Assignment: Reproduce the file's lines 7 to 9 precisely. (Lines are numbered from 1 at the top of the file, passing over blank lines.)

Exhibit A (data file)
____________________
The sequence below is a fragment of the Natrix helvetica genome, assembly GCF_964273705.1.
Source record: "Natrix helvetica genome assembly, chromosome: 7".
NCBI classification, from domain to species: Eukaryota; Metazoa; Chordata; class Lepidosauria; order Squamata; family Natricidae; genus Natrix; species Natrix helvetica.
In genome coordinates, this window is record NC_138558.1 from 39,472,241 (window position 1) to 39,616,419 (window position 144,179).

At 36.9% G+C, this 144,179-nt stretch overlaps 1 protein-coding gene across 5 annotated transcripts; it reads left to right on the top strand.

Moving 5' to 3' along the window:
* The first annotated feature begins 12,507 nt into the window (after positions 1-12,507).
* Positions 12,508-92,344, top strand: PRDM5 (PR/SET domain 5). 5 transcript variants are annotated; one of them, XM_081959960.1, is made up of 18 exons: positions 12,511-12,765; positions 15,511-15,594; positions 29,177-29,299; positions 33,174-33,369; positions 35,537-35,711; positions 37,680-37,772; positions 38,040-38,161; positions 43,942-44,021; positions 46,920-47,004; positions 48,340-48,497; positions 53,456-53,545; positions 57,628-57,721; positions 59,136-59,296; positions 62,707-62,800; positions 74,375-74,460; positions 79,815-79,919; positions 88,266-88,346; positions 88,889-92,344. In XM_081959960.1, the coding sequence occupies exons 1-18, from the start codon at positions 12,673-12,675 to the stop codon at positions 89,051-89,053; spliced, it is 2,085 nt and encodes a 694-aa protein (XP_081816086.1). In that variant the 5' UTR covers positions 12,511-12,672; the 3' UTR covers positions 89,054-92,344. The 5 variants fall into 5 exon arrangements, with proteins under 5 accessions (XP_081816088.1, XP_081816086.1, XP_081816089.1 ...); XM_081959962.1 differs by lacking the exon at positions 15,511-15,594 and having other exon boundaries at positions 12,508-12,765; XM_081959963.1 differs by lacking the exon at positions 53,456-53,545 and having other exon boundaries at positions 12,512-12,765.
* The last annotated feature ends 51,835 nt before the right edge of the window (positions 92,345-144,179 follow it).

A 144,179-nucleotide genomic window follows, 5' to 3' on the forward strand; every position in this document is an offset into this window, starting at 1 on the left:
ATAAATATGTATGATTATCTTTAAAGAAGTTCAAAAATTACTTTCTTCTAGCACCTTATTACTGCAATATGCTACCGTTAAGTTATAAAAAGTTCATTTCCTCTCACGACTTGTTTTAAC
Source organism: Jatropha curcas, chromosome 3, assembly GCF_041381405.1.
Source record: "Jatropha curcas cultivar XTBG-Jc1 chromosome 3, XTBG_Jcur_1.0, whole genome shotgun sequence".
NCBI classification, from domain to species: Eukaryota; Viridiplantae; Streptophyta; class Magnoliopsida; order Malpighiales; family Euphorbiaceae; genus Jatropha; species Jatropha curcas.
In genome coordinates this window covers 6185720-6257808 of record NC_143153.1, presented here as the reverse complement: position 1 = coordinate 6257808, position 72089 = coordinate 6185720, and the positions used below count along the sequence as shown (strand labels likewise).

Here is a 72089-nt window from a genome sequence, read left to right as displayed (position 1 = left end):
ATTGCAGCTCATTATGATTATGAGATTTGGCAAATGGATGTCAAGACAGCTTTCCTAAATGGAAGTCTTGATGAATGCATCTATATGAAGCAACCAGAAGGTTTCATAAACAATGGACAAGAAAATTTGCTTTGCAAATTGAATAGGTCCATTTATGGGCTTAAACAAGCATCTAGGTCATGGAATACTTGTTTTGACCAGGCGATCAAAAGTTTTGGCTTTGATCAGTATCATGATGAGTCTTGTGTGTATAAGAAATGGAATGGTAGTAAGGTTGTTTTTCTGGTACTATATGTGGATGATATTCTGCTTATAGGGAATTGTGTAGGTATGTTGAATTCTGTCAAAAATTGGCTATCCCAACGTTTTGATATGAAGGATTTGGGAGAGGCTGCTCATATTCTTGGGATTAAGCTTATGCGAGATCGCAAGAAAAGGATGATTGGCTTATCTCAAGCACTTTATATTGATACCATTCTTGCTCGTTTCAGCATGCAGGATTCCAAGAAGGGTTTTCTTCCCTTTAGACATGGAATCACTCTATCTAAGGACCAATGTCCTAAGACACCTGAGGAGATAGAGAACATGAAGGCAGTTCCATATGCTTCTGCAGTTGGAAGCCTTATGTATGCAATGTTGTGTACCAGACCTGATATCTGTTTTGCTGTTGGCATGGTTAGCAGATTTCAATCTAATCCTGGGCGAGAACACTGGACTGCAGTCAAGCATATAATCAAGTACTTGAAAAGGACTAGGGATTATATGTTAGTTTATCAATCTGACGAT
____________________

* The first annotated feature begins 12,507 nt into the window (after positions 1-12,507).
* Positions 12,508-92,344, top strand: PRDM5 (PR/SET domain 5). 5 transcript variants are annotated; one of them, XM_081959960.1, is made up of 18 exons: positions 12,511-12,765; positions 15,511-15,594; positions 29,177-29,299; positions 33,174-33,369; positions 35,537-35,711; positions 37,680-37,772; positions 38,040-38,161; positions 43,942-44,021; positions 46,920-47,004; positions 48,340-48,497; positions 53,456-53,545; positions 57,628-57,721; positions 59,136-59,296; positions 62,707-62,800; positions 74,375-74,460; positions 79,815-79,919; positions 88,266-88,346; positions 88,889-92,344. In XM_081959960.1, the coding sequence occupies exons 1-18, from the start codon at positions 12,673-12,675 to the stop codon at positions 89,051-89,053; spliced, it is 2,085 nt and encodes a 694-aa protein (XP_081816086.1). In that variant the 5' UTR covers positions 12,511-12,672; the 3' UTR covers positions 89,054-92,344. The 5 variants fall into 5 exon arrangements, with proteins under 5 accessions (XP_081816088.1, XP_081816086.1, XP_081816089.1 ...); XM_081959962.1 differs by lacking the exon at positions 15,511-15,594 and having other exon boundaries at positions 12,508-12,765; XM_081959963.1 differs by lacking the exon at positions 53,456-53,545 and having other exon boundaries at positions 12,512-12,765.
* The last annotated feature ends 51,835 nt before the right edge of the window (positions 92,345-144,179 follow it).